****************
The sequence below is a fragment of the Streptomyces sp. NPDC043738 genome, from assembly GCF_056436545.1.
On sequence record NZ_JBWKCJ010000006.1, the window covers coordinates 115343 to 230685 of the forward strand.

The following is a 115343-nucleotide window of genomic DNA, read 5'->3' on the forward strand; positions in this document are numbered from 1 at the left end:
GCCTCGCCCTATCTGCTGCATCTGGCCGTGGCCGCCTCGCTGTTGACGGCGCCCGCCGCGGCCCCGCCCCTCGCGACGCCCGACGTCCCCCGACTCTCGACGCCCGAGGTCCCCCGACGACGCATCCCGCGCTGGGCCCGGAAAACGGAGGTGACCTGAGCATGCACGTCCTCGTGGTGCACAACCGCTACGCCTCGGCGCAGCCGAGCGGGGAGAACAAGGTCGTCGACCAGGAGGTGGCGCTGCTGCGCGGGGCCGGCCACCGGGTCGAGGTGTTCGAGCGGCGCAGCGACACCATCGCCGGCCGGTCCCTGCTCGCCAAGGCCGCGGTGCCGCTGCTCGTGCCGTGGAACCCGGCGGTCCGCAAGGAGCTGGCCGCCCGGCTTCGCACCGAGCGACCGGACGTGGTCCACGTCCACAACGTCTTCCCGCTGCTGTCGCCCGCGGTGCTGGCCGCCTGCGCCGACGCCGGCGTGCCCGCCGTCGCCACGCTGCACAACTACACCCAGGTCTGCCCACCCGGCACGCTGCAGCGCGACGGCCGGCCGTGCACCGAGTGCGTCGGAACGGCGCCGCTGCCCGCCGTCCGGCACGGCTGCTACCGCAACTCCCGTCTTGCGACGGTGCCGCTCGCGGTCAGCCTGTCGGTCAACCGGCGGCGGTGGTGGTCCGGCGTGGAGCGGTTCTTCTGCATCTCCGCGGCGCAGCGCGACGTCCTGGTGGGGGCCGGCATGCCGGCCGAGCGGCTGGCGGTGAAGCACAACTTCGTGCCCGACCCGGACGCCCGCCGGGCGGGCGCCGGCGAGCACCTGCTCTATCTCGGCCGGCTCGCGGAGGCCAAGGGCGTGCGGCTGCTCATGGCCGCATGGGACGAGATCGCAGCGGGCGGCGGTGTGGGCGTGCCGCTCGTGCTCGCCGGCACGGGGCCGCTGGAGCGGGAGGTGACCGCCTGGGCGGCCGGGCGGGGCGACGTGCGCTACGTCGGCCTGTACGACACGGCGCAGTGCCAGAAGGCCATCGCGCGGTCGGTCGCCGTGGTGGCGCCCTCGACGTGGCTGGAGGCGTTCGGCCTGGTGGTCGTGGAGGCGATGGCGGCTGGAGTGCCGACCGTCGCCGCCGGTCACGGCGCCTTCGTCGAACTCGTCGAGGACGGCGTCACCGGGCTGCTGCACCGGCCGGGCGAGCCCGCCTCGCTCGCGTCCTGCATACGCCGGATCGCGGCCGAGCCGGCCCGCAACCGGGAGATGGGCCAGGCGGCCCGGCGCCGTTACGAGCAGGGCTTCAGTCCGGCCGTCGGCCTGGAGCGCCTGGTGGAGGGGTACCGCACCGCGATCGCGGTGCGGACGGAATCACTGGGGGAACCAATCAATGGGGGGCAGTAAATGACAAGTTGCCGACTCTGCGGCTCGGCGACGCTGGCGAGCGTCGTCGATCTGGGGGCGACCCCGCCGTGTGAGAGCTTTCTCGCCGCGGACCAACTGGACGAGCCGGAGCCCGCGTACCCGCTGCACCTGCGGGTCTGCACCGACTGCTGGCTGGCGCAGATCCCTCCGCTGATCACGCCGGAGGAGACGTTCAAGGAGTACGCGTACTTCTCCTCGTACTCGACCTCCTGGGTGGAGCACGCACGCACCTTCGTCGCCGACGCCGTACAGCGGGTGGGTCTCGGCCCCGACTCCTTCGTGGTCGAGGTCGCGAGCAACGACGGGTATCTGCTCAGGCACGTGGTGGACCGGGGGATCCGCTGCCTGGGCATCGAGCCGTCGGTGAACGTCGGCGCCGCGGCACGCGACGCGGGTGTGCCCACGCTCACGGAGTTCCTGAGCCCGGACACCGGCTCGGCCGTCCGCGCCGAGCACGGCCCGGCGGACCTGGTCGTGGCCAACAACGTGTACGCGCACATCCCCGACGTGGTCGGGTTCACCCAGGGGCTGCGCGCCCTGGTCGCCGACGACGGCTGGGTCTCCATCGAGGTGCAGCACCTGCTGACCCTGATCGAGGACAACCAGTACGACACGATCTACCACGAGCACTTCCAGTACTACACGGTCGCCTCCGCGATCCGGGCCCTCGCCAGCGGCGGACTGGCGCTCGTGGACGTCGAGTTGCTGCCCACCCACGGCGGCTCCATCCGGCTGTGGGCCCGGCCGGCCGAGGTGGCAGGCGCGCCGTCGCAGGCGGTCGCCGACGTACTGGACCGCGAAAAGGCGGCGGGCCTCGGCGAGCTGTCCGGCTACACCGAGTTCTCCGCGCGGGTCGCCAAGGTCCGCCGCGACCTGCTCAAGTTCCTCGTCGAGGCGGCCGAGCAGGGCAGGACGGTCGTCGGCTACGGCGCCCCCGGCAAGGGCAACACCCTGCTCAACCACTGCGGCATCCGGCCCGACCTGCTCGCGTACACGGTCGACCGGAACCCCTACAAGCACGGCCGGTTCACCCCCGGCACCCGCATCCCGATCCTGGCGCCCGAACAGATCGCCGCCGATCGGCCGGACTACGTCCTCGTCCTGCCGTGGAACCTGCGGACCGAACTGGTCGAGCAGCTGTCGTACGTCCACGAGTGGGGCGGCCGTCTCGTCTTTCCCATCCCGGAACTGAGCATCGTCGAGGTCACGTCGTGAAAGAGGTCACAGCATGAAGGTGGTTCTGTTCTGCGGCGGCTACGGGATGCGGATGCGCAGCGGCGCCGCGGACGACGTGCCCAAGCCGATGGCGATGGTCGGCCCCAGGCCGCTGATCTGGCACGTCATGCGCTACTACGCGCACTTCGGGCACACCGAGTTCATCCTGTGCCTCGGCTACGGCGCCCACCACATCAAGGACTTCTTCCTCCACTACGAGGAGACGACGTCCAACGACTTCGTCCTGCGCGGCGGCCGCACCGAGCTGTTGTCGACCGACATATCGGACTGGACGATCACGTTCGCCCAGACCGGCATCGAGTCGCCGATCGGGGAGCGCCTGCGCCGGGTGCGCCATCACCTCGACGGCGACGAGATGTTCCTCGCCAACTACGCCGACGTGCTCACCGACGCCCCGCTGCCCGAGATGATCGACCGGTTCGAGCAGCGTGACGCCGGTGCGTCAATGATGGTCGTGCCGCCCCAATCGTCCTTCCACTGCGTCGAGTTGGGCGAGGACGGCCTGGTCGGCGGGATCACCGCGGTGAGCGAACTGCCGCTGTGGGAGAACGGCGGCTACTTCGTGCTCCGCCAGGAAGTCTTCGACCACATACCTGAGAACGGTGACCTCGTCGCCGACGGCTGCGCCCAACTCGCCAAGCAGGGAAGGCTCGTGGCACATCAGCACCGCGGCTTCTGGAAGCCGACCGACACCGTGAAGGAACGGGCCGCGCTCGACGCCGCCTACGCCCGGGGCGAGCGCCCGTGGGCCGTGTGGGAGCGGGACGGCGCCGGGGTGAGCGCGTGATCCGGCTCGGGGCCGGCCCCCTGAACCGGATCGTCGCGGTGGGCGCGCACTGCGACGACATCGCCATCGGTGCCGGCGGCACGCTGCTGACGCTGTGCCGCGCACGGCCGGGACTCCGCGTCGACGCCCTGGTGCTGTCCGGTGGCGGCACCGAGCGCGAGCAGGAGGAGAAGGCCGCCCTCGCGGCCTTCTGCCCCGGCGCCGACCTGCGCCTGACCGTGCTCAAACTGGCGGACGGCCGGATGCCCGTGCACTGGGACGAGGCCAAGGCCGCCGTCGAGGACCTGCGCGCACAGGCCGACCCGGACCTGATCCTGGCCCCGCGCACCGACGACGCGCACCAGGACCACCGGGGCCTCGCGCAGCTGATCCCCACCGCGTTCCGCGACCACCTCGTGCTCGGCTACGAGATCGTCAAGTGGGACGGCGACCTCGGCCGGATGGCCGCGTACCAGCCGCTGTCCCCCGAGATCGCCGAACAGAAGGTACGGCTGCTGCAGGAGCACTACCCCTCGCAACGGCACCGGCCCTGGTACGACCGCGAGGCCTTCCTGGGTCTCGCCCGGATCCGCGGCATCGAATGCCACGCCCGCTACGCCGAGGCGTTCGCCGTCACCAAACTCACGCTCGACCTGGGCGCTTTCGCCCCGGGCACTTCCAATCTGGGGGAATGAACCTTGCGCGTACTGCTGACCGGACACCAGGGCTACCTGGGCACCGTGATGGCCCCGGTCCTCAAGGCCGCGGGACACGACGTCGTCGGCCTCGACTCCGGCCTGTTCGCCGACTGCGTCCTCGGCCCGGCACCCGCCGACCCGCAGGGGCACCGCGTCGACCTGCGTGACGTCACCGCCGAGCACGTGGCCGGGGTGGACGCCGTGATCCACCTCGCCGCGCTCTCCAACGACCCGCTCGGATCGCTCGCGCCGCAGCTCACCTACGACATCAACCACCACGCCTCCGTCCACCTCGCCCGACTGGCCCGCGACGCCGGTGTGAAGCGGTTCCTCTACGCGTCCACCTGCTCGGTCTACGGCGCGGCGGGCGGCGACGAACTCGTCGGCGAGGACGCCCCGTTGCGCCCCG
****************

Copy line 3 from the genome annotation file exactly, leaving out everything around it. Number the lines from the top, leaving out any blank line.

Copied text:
The following is a 115343-nucleotide window of genomic DNA, read 5'->3' on the forward strand; positions in this document are numbered from 1 at the left end: